The Raman tagging materials are chemical substances to have the affinity with silver nanoparticles and can be preferably, but not limited to, one selected from the group consisting of 2-methylbenzenethiol, 4-methylbenzenethiol, 4-mercaptopyridine, 2-naphthalenethiol, 4-methoxybenzenethiol, 3-methoxybenzenethiol, 3,4-dimethylbenzenethiol, thiophenol and 3,5-dimethylbenzenethiol. In the above case, the chemical substances to have the affinity with silver nanoparticles means that there are the thiol group (SH), the amine group (NH2), and the cyanide group (CN) or the azide group (N3) in their ends. Since the chemical substances having the thiol group (SH), the amine group (NH2), and the cyanide group (CN) or the azide group (N3) have the strong affinity with silver nanoparticles, it is desirable that these chemical material are used in the present invention.

The silica shell precursor can be preferably selected from the group consisting of 3-mercaptopropyltrimethoxysilane and 3-aminopropyltriethoxysilane.

Moreover, in the surface enhanced Raman scattering nano-tagging particles according to the present invention, the silica shell formed on the silica core particle can be made of tetraethyl orthosilicate and sodium silicate and, preferably, the silica shell has the thickness in a range of 10 to 50 nm. There is a problem in that silver nanoparticles and the Raman tagging materials are not protected safely at the time of processing the surfaces if the thickness of the silica shell is less than 10 nm. Also, there is a problem in that the signal processing of the Raman tagging materials can be obstructed if the thickness of the silica shell is more than 50 nm. Therefore, the thickness of the silica shell has to be controlled in an appropriate range.

Meanwhile, a method for manufacturing the surface enhanced Raman scattering nano-tagging particles is provided in the present invention. The method according to the present invention includes the steps of introducing silver nanoparticles on the surface of silica core particles; immobilizing Raman tagging materials and silica shell precursors on silver nanoparticles; and forming a silica shell surrounding the silica core particle to which the Raman tagging materials and the silica shell precursor are immobilized.

In the preferable embodiment of the present invention, the introduction of silver particles on the surface of silica core particles can be performed by reacting the precursor of silver nanoparticles with the silica core particle under the presence of solvents at a temperature of 40 to 100 C. The precursor of silver nanoparticles can be selected from, but not limited to, the group consisting of AgNO3 and AgClO4. It is preferable that ethylene glycol and ammonia solution can be used as a solvent and a base, respectively. There may be a problem with silver nanoparticles in that it will take a lot of time to form them when the reaction temperature is less than 40 C. and also there may be a problem with silver nanoparticles in that they are unevenly formed when the reaction temperature is more than 100 C. Therefore, the reaction may be carried out at a temperature of 40 to 100 C. in the preferable embodiment. The reaction can be controlled for 10 to 24 hours based on the reaction temperature.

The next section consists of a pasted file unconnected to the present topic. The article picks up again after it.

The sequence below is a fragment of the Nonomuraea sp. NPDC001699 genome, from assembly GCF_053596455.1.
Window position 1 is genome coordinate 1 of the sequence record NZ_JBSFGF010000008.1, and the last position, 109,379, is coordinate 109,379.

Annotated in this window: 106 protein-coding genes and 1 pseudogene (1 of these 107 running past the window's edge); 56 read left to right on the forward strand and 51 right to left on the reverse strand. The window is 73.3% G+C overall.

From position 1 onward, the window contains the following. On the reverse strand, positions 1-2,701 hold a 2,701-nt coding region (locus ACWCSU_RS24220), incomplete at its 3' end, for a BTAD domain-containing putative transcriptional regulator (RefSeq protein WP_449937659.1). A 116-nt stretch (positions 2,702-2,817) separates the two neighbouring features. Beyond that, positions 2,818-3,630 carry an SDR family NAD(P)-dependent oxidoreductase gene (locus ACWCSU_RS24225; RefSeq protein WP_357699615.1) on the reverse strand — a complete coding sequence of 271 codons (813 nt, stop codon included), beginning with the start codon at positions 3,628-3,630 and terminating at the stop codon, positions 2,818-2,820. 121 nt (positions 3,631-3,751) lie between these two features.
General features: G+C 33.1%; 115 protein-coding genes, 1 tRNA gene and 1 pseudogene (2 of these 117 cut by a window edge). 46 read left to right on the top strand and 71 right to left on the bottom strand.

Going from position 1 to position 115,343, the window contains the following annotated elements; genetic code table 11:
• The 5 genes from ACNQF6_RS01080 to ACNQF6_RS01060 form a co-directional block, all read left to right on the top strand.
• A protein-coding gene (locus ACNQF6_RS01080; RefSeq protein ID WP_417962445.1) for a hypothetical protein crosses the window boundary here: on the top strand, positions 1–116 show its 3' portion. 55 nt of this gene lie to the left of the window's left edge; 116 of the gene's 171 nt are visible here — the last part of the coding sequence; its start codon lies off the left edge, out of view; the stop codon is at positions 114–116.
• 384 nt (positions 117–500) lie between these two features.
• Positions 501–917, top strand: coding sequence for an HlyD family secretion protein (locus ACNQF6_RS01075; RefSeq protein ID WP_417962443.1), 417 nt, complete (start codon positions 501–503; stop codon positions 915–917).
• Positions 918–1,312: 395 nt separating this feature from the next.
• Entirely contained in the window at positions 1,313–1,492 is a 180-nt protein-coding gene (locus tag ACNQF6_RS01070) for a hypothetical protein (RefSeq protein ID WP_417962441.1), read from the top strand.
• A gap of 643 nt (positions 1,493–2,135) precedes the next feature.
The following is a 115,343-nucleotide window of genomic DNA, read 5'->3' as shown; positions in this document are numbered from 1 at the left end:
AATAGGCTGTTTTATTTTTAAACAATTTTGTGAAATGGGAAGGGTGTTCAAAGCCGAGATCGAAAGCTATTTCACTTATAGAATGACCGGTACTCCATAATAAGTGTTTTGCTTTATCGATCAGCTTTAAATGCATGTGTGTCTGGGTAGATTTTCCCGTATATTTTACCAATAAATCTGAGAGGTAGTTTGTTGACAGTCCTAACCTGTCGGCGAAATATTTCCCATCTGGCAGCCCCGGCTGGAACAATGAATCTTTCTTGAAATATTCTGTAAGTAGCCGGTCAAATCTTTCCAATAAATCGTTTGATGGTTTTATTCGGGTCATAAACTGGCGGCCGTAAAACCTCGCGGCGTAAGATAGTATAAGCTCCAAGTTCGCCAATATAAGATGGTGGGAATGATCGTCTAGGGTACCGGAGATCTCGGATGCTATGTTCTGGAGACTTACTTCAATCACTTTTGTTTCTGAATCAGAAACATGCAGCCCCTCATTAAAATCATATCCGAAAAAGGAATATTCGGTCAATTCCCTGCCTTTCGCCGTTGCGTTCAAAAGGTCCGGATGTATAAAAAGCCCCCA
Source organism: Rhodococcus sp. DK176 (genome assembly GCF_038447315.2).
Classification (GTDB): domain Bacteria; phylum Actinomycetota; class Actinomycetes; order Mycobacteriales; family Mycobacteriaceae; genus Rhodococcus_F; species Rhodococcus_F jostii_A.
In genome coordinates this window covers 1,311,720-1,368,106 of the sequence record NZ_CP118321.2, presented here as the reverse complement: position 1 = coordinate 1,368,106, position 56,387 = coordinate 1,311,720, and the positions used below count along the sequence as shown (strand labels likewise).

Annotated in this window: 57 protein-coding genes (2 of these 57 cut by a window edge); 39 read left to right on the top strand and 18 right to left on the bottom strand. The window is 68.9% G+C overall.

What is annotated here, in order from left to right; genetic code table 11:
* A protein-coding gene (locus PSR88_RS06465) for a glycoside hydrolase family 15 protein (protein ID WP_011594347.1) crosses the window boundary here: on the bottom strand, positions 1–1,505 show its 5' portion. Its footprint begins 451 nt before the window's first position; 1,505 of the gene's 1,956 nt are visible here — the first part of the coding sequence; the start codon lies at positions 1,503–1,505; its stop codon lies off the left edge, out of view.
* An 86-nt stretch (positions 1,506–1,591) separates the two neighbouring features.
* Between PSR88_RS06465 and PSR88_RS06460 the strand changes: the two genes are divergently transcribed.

Moreover, the step of immobilizing Raman tagging materials and silica shell precursor on the surface of silver nanoparticles can be carried out by applying the silica core particle, the Raman tagging materials and the silica shell precursors, especially for one hour at a room temperature.

Also, in the above case, the silica shell can be formed by treating the silica core particle with tetraethylortho silicate (TEOS) and sodium silicate, especially for 48 hours at a room temperature.

The size of the silica core particle and the silica shell, which are used in the method for manufacturing the surface enhanced Raman scattering nano-tagging particles according to the present invention, is the same as that mentioned above and the kind of the tagging materials and the silica shell precursors are also the same as that mentioned above.

Hereinafter, the embodiment according to the present invention will be described in detail.

However, the following embodiment exemplarily illustrates the present invention and the present invention is not restricted to the following embodiment.

Embodiment 1 Manufacture of the Surface Enhanced Raman Scattering Nano-Tagging Particles

1-1. Silica Core Particle Synthesis

First, after reacting tetraethyl orthosilicate (1.6 g) with a mixed solution of ethanol (40 ml) and ammonia (3 ml) for 12 hours, the silica core particle of which the size is 50 to 300 nm is compounded through hydrolysis and concentration processes (J. Colloid Interface Sci. 1968, 26, 62) (FIG. 1). The silver nanoparticles are introduced on the surface of the silica core particle by reacting the precursor of silver particles, 30 mM AgNO3 (3 ml) and ethylene glycol (3 ml) and ammonia (50 μl), with the silica core particle for 10 hours at a temperature of 50 C. (FIGS. 2 and 3).